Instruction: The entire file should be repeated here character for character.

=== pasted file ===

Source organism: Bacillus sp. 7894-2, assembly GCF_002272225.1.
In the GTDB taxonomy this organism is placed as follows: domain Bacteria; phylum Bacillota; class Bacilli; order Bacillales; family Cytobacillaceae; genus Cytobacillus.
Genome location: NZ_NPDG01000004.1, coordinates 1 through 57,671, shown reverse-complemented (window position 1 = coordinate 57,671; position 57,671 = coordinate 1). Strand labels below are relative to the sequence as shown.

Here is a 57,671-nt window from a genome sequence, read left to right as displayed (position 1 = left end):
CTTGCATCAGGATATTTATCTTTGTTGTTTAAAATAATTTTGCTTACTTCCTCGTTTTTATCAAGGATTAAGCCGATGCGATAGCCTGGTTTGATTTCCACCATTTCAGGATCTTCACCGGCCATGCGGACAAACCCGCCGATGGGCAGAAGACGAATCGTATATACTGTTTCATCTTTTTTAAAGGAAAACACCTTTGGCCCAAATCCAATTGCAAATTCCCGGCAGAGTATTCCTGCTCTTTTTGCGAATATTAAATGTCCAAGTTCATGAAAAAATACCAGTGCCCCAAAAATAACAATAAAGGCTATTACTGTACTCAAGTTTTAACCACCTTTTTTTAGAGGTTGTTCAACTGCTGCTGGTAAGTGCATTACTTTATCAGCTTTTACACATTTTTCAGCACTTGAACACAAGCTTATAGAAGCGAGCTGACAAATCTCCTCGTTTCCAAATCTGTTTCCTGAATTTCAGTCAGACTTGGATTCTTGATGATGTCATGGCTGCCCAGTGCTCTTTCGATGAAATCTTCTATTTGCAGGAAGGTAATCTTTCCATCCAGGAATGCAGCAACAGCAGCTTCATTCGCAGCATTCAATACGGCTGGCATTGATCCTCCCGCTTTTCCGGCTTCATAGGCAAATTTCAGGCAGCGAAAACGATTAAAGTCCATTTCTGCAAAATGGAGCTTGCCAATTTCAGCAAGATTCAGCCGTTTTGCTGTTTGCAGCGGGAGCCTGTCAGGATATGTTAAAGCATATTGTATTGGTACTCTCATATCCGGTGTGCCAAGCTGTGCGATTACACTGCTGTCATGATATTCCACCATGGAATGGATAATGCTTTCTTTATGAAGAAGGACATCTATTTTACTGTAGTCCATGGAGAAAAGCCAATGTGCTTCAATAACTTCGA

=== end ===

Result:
Source organism: Bacillus sp. 7894-2, assembly GCF_002272225.1.
In the GTDB taxonomy this organism is placed as follows: domain Bacteria; phylum Bacillota; class Bacilli; order Bacillales; family Cytobacillaceae; genus Cytobacillus.
Genome location: NZ_NPDG01000004.1, coordinates 1 through 57,671, shown reverse-complemented (window position 1 = coordinate 57,671; position 57,671 = coordinate 1). Strand labels below are relative to the sequence as shown.

Here is a 57,671-nt window from a genome sequence, read left to right as displayed (position 1 = left end):
CTTGCATCAGGATATTTATCTTTGTTGTTTAAAATAATTTTGCTTACTTCCTCGTTTTTATCAAGGATTAAGCCGATGCGATAGCCTGGTTTGATTTCCACCATTTCAGGATCTTCACCGGCCATGCGGACAAACCCGCCGATGGGCAGAAGACGAATCGTATATACTGTTTCATCTTTTTTAAAGGAAAACACCTTTGGCCCAAATCCAATTGCAAATTCCCGGCAGAGTATTCCTGCTCTTTTTGCGAATATTAAATGTCCAAGTTCATGAAAAAATACCAGTGCCCCAAAAATAACAATAAAGGCTATTACTGTACTCAAGTTTTAACCACCTTTTTTTAGAGGTTGTTCAACTGCTGCTGGTAAGTGCATTACTTTATCAGCTTTTACACATTTTTCAGCACTTGAACACAAGCTTATAGAAGCGAGCTGACAAATCTCCTCGTTTCCAAATCTGTTTCCTGAATTTCAGTCAGACTTGGATTCTTGATGATGTCATGGCTGCCCAGTGCTCTTTCGATGAAATCTTCTATTTGCAGGAAGGTAATCTTTCCATCCAGGAATGCAGCAACAGCAGCTTCATTCGCAGCATTCAATACGGCTGGCATTGATCCTCCCGCTTTTCCGGCTTCATAGGCAAATTTCAGGCAGCGAAAACGATTAAAGTCCATTTCTGCAAAATGGAGCTTGCCAATTTCAGCAAGATTCAGCCGTTTTGCTGTTTGCAGCGGGAGCCTGTCAGGATATGTTAAAGCATATTGTATTGGTACTCTCATATCCGGTGTGCCAAGCTGTGCGATTACACTGCTGTCATGATATTCCACCATGGAATGGATAATGCTTTCTTTATGAAGAAGGACATCTATTTTACTGTAGTCCATGGAGAAAAGCCAATGTGCTTCAATAACTTCGA